One of the most significant questions in data security law is whether reports created by forensic firms investigating data breaches at the direction of counsel are protected from discovery in civil class action lawsuits. They are, at least according to an order issued last week in In re Experian Data Breach Litigation. 15-01592 (C.D. Cal. May 18, 2017). This post analyzes the decision, identifies important practical takeaways for counsel, and places it in context with the two other cases that have addressed this issue.
Why Do Lawyers Hire Forensic Firms?
When a breach occurs, companies often retain legal counsel to advise them on legal issues like whether the company adopted “reasonable” security safeguards; whether the company is obligated to notify affected customers and, if so, when and how; whether notice to regulators is required; and, what remedial measures are required. To properly advise clients on these issues, legal counsel needs to know whether personally identifiable information (PII) was affected by the incident, when the intrusion occurred, whether the PII was actually accessed or acquired, what safeguards were in place to prevent the attack, and how the vulnerability was remediated. A good forensic firm will help you answer these questions so you can advise clients accurately. The reports often contain information that plaintiffs’ lawyers would love to get their hands on – it can provide details about why the breach occurred, how it could have been prevented, and whether the company’s safeguards were consistent with standards of reasonableness. It is important that the forensic firm be able to perform its investigation without fear that its reports will be subject to misinterpretation and criticism by a plaintiff’s lawyer or other third party. Hence the need for protection of these reports in civil litigation. For the time being, there is no statutory protection for these types of documents (though there should be) so we must turn to the attorney-client privilege and work-product doctrine for protection.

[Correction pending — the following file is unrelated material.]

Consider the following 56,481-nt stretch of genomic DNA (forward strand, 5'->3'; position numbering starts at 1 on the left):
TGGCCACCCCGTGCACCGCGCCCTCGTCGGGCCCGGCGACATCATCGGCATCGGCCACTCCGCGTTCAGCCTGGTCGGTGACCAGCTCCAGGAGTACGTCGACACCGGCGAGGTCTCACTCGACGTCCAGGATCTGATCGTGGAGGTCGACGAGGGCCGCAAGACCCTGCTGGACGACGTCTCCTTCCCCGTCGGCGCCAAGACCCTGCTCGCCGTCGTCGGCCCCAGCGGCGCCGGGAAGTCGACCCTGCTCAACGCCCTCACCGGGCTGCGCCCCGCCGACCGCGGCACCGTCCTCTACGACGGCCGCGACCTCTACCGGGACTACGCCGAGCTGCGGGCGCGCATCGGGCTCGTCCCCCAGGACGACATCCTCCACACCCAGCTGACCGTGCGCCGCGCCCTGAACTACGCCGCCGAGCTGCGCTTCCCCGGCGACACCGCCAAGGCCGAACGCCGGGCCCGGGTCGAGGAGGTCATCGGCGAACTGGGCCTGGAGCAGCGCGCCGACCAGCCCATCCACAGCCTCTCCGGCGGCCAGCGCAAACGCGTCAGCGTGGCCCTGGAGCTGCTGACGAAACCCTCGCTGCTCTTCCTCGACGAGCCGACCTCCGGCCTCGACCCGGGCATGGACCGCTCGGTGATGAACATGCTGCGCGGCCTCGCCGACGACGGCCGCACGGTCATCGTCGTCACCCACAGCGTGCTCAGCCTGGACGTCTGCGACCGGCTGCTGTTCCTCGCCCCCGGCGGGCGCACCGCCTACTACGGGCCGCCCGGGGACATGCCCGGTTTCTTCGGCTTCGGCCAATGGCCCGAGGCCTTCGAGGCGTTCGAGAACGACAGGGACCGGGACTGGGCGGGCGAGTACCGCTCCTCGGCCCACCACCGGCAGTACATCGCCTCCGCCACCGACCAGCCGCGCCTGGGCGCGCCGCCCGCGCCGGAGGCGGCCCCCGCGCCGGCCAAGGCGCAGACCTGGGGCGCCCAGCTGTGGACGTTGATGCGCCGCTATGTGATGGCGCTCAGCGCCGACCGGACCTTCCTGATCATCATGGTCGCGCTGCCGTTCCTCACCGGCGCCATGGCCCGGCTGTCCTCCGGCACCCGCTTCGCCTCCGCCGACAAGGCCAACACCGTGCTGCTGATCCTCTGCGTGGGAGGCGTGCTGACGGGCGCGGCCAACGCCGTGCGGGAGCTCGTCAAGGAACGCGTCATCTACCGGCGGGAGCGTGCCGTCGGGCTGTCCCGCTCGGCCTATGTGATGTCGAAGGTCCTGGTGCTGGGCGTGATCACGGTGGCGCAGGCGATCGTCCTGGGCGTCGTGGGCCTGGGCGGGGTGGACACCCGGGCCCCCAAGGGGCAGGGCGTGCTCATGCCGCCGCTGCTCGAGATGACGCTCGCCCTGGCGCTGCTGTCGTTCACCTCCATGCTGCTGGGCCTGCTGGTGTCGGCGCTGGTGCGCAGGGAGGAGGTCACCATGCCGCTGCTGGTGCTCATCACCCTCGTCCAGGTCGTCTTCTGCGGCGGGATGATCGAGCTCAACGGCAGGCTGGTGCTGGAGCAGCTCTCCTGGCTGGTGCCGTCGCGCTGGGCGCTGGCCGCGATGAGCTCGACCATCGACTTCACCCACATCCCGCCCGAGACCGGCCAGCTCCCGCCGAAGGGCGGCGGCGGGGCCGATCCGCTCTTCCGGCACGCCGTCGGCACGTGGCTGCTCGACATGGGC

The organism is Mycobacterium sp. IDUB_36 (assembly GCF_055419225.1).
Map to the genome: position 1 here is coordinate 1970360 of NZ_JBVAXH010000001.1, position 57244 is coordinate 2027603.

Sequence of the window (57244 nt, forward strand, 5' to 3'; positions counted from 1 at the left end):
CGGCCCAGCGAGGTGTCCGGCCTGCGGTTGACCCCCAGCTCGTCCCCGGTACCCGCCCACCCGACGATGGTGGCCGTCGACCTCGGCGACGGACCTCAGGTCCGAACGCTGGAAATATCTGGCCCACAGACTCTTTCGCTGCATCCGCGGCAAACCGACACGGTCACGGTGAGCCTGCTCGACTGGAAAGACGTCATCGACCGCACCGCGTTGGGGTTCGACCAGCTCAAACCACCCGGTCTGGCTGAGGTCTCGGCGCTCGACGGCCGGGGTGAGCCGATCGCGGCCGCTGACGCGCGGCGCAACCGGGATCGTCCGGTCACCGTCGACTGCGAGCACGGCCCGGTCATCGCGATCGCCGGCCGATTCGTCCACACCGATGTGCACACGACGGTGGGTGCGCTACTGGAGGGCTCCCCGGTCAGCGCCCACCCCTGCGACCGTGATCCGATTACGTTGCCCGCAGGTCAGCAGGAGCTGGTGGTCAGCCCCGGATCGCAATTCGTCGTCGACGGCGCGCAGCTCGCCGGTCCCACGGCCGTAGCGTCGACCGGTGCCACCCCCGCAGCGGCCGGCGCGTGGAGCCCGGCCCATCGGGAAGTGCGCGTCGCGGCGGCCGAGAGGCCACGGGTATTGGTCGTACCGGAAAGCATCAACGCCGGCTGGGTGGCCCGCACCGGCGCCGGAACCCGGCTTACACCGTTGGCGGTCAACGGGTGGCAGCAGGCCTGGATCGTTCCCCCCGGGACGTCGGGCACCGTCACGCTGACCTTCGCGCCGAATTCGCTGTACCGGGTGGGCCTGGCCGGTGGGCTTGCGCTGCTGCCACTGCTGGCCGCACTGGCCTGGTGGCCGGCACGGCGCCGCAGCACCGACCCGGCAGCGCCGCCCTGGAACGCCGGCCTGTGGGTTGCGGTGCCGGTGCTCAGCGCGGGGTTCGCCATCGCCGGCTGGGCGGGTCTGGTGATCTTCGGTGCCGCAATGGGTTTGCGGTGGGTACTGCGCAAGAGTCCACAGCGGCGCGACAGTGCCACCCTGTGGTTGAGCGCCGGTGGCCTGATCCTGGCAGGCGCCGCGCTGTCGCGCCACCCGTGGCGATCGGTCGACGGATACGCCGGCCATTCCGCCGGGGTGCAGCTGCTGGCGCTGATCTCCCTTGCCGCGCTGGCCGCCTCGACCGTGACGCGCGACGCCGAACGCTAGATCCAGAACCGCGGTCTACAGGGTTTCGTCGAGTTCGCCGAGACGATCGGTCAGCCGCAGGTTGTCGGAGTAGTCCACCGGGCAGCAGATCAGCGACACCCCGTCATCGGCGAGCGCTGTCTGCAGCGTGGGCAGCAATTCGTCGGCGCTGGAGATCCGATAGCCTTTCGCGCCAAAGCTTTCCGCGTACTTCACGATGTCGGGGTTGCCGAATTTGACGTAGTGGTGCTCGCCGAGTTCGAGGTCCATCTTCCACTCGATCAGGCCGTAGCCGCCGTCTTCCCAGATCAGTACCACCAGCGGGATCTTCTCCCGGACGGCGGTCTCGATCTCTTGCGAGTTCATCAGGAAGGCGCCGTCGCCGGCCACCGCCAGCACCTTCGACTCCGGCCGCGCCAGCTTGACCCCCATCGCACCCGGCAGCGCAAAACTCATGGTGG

What Happened In Experian?
In October 2015, Experian announced that it suffered a data breach. A class action was filed the next day. Experian immediately hired legal counsel who in turn hired Mandiant, one of the world’s leading forensic firms, to investigate the data breach and identify facts that would allow outside counsel to provide legal advice to Experian.
The plaintiffs requested a copy of Mandiant’s report and documents related to that investigation. Experian objected, arguing that the documents are privileged and protected by the work-product doctrine because they were prepared in anticipation of litigation for the purpose of allowing counsel to advise Experian on its legal obligations. The plaintiffs moved to compel production of the documents.
The court held that the documents were protected from discovery by the work-product doctrine. Plaintiffs had argued that Experian had an independent business obligation to investigate the data breach, and it hired Mandiant to do that after realizing its own experts lacked sufficient resources. The court rejected this argument because Mandiant conducted the investigation and prepared the report for outside counsel in anticipation of litigation, “even if that wasn’t Mandiant’s only purpose.” The court pointed to, among other things, the fact that Mandiant’s full report was not provided to Experian’s internal incident response team.
Plaintiffs argued that the report should not be protected because it was prepared in the ordinary course of business. Plaintiffs cited the fact Mandiant had previously worked for Experian. The court disagreed because Mandiant’s previous work for Experian was separate from the work it did for Experian regarding the subject breach.
Plaintiffs argued that even if the documents were created to allow counsel to advise Experian, plaintiffs were not able to obtain the information that was included in the Mandiant report by other means because Mandiant accessed Experian’s live servers to do its analysis, which plaintiffs’ experts would not be able to do. The court disagreed, citing information in the record demonstrating that Mandiant never in fact accessed the live servers, but only observed server images to create its report.
Lastly, the plaintiffs argued that even if the information was protected by the work-product doctrine, Experian waived the protection by sharing the documents with a co-defendant (T-Mobile’s counsel). In what I believe will be the most underrated yet arguably most important part of the order, the court ruled that the sharing of the report with the co-defendant pursuant to a joint defense agreement did not constitute a waiver of the work product doctrine.
There are some limitations to the court’s order:
The court only ruled on whether the work-product doctrine applied to the Mandiant documents, not whether the attorney-client privilege applied.